seat, a handlebar basket and a honk-
ing horn (baseball cards for the
spokes are not included, though).
Tanfastic (Best Tanning Salon)
Whether you just want to maintain
the George Hamilton look all sea-
son or need to protect yourself from
that nasty UV radiation on the
Southern Shores, Tanfastic (up near
North Campus) is the salon to bake
your bod. And if that doesn't win ya
over, stop in just to meet their
superhot manager Carmen.
Tower Records (Best Compact
Discs) When the bargain bin
includes albums by Stevie Wonder,

Paul Simon and the Velvet
Underground, it's a pretty safe bet
that you'll find all the hits at Tower
Records. And that means
Candlebox, too.
Ulrich's (Best Textbooks, Best
Art Supplies) For deals on both
paints and painting implements, and
even books on painting, Ulrich's
once again reigns supreme among
voters - Lars would be proud.
University Flower Shop (Best
Florist) The perfect place to find the
best pansies and tulips on campus.
And they sell flowers, too.
Urban Outfitters (Best Women's
Clothing) What kitsch-loving co-ed can
resist baby-style t-shirts emblazoned
with cutesy slogans like "Naughty Girl"
and "Tasty Kiss?" Not many, according
to the almighty poll, which ranked the
ultra-trendy Urban Outfitters as the
number one apparel choice for females
on campus.
Value Village (Best Thrift/Used
Clothing) Have you ever wanted to
look like Rudy Ray Moore's
Dolemite character? The courteous
staff at Value Village can probably
help you find a lime green leisure
suit, a Shaft-style leather jacket and
a cane/fedora combo that will per-
fectly suit your pimpin' needs.

CHECK OUT
WEEKEND, ETC. NEXT WEEK
FOR THE SEMESTER'S HNAL TRIP
TO UNSUNG ANN ARBOR.

A Best Movie Theater
2"
Quality,
o quantity
By Erin Podolsky
Daily Arts Writer
Nobody was more excited than I
when the Goodrich Quality 16 set up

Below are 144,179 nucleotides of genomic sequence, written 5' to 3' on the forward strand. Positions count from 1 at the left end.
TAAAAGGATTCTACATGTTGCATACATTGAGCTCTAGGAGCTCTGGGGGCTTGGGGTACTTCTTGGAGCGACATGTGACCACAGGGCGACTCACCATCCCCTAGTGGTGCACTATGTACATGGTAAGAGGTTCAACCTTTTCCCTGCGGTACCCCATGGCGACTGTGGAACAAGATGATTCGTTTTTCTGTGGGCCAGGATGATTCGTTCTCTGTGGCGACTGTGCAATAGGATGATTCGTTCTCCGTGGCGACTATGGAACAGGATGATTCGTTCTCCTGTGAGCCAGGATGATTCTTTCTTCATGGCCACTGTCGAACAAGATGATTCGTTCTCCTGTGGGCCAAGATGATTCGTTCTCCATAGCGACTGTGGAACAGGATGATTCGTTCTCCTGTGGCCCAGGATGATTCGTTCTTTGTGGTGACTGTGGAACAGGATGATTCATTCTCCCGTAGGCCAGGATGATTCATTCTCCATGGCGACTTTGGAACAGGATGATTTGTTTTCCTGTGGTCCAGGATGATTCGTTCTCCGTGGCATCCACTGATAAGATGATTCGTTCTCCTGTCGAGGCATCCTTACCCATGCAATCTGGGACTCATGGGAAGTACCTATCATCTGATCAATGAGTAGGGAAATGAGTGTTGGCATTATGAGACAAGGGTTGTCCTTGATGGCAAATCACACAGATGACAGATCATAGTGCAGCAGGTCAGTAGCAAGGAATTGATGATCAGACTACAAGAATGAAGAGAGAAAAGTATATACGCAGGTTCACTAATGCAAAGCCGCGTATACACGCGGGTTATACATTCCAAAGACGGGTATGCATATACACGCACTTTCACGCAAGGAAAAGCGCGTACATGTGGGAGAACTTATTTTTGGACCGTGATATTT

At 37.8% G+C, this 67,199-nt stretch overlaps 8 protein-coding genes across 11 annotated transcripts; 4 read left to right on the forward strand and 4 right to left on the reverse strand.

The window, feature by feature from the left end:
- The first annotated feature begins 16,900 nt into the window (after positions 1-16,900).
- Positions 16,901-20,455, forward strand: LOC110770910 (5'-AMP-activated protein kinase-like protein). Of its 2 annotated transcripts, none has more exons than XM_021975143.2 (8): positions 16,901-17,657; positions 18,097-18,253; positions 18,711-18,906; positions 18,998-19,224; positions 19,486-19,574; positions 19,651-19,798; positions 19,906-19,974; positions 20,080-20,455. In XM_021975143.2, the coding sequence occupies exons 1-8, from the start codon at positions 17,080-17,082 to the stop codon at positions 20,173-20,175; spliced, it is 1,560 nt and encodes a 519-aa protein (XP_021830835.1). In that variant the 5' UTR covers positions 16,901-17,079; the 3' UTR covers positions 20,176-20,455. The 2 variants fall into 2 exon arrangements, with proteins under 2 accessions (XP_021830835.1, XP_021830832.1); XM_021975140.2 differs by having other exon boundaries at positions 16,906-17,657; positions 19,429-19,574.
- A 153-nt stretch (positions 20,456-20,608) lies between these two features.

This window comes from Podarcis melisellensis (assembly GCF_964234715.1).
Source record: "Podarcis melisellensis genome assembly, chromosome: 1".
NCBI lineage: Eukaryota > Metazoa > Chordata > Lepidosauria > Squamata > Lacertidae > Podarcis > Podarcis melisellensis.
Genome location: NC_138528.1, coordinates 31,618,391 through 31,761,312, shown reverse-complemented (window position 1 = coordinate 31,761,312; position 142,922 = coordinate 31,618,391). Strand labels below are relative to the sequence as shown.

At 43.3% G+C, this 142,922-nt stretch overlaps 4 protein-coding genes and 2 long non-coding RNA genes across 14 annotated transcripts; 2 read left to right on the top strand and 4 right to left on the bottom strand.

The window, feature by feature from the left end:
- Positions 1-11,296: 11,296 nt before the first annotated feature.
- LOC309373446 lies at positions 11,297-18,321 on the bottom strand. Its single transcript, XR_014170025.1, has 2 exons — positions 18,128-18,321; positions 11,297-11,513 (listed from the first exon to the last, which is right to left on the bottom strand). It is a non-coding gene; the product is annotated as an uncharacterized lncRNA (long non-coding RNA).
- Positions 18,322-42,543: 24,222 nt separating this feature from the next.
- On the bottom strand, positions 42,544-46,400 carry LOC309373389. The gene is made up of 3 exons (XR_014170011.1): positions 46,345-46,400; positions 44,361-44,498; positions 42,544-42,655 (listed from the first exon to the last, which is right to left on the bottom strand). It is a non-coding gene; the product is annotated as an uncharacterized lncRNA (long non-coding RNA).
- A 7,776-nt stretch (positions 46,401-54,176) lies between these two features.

camp on Jackson Road last year. It
almost made up for the betrayal and
devastation I felt when the Ann Arbor
1-2, also a Goodrich theater, closed up
shop over the summer. The 1-2's loss
depleted the within-walking-distance
campus cinema tally by one-third, and
if you're even one-sixth the movie glut-
ton I am, well, that ain't good. So while
the Q16 megaplex is a car ride away
(unless you're a sucker for punishment
and want to walk the several miles), it's
worth the effort: Stadium seating is a
plus, sure, but the deciding factor in
getting me out to that neck of the woods
is the overall value of the place.
The building itself is easy to miss -
some odd zoning restriction keeps the
owners from putting up a sign announc-
ing themselves to the world, but there it

Quality 16 patrons are seldom disappointed
is nestled amidst the multitude of car
dealerships on that side of town.
Coupons for free popcorn are available
virtually everywhere (including the Ann
Arbor Current magazine rack that's often
present in the theatre lobby) and student
discount ticket prices make the Quality
16 a genuine bargain for students look-
ing for a movie thrill, cheap or not.
Sometimes the quality of the Quality is a
bit lacking; the projection of picture and
sound are recurringly bungled by the 12-
year-olds that run the place, but that's a
minor price to pay for such an economi-
cal field trip.
The Quality 16 shows a wide variety